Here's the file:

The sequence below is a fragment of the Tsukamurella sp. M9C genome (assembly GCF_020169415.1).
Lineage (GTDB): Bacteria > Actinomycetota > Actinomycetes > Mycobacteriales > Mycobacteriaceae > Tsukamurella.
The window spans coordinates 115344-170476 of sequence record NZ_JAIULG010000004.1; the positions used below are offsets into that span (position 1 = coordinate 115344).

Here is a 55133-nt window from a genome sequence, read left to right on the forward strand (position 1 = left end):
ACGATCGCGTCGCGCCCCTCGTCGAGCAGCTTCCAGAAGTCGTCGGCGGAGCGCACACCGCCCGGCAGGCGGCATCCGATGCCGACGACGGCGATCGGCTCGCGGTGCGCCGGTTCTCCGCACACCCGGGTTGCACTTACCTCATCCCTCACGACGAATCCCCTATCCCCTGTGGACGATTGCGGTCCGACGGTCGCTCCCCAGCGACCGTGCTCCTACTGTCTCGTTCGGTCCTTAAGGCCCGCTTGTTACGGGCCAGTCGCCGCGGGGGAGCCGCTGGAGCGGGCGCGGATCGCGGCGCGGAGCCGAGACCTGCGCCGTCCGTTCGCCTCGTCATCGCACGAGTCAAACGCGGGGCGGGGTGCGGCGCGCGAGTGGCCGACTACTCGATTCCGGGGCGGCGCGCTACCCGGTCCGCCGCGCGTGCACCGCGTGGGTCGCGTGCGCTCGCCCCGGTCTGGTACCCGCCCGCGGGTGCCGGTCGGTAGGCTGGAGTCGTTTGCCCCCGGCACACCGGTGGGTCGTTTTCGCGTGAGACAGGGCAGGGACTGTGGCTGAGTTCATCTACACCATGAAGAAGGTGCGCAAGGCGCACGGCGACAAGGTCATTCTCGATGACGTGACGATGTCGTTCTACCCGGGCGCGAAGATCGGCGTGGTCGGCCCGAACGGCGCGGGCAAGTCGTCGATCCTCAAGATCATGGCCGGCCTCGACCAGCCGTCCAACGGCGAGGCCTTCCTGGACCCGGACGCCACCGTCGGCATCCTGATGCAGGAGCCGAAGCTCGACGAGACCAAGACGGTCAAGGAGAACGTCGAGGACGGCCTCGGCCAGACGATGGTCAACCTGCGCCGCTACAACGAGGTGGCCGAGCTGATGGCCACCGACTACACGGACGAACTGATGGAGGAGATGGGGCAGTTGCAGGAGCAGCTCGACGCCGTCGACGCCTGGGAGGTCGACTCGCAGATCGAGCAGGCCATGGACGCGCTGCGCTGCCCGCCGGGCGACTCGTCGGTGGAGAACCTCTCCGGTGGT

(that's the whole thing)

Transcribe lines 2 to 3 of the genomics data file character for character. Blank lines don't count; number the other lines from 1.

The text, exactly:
Lineage (GTDB): Bacteria > Actinomycetota > Actinomycetes > Mycobacteriales > Mycobacteriaceae > Tsukamurella.
The window spans coordinates 115344-170476 of sequence record NZ_JAIULG010000004.1; the positions used below are offsets into that span (position 1 = coordinate 115344).